Feature

Text Size

It's Always Earth Science Week at NASA Goddard
10.07.05
 
Earth science happens 24/7 at NASA's Goddard Space Flight Center, located in the Maryland countryside near the nation's capitol. Goddard is actually composed of three facilities. These facilities include the main campus in Greenbelt, Md; a leading scientific institute in New York City; and a rocket launch site on the Virginia coast. At all three of these centers, scientists, engineers and technicians work to keep an eye on our home planet and try to better understand it.

From the ozone hole over the South Pole to the health of forests around the world to air pollution from cities and wildfires, Goddard scientists and engineers see it all. Global views of our planet are received at Goddard every day and distributed to users around the world.
Image above: From the ozone hole over the South Pole to the health of forests around the world to air pollution from cities and wildfires, Goddard scientists and engineers see it all. Global views of our planet are received at Goddard every day and distributed to users around the world.

Monitoring the health of the Earth is a big job that requires a lot of different skills. Goddard engineers design and build new tools for seeing Earth from space and on the ground. Spacecraft mission operators fly a constellation of globe-circling spacecraft around the clock. Software engineers build systems to get a huge treasure trove of information out to the world. Earth scientists unravel the secrets of how our planet works. Taken together, it is work critical to protecting our home planet now and into the future.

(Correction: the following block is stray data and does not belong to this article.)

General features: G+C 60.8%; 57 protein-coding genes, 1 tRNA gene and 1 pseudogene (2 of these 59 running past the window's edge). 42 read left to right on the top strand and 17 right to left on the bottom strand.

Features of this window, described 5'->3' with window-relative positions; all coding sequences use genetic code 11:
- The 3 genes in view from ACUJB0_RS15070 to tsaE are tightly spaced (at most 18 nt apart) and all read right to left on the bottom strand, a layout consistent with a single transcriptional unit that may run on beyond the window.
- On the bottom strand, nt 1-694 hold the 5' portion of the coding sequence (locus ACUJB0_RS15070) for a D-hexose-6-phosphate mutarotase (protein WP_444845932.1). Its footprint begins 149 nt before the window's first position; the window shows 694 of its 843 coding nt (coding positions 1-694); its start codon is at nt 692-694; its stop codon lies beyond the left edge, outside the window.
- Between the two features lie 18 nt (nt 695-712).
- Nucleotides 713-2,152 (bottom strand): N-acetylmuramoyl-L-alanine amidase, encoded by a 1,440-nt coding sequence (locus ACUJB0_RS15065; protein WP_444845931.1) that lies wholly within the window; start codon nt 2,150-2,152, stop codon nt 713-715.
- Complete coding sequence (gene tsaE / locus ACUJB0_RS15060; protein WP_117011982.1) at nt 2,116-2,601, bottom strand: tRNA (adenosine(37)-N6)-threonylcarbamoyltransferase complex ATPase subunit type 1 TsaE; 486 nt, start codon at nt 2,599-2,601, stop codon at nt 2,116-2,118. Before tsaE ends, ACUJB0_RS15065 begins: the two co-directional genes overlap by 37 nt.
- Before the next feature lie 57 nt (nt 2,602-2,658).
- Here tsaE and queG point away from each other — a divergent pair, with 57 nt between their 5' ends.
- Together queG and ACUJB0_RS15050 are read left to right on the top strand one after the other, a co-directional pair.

No aspect of the Earth's surface, the water that flows on it, or the air that moves above it escapes Goddard investigators. From the annual ozone hole over the South Pole to the health of ecosystems around the world to air pollution from cities and wildfires, Goddard scientists and engineers see it all.

Many of NASA's fleet of Earth observing spacecraft are operated from Goddard, including the three multi-instrument great observatories:  Terra, Aqua and Aura. Image to left: Many of NASA's fleet of Earth-observing spacecraft are operated from Goddard, including the three multi-instrument "great observatories" – Terra, Aqua and Aura.

Several of NASA's Earth-observing spacecraft are operated from Goddard, where Earth Science Mission Operations staff monitor the health and safety of the satellites night and day as they orbit the globe. These satellites include the three multi-instrument "great observatories" ­ Terra, Aqua and Aura ­ as well as the Tropical Rainfall Measuring Mission (TRMM).

There are two extensions of Goddard located in other states. At the Wallops Flight Facility on Virginia's Atlantic coast, Goddard operates America's oldest continuous rocket range, which now includes an array of scientific balloons. The Goddard Institute for Space Studies in New York City is also a world-renowned center for research into global and regional climate change.

Engineers at Goddard use cutting-edge technologies to build new instruments and sensors that let scientists see the world in new ways. For example, a laser instrument developed at Goddard is currently flying over the great polar ice sheets on the ICESat satellite. The Geoscience Laser Altimeter System maps in great detail the surface of the ice to see how it changes year to year. Another Goddard-built instrument looks from the ground straight up to measure dust and soot in the atmosphere. It helps understand pollution patterns and climate change. The Micro Pulse Lidar is a sturdy, easy-to-use instrument that can run unattended – an ideal tool for making measurements in remote areas.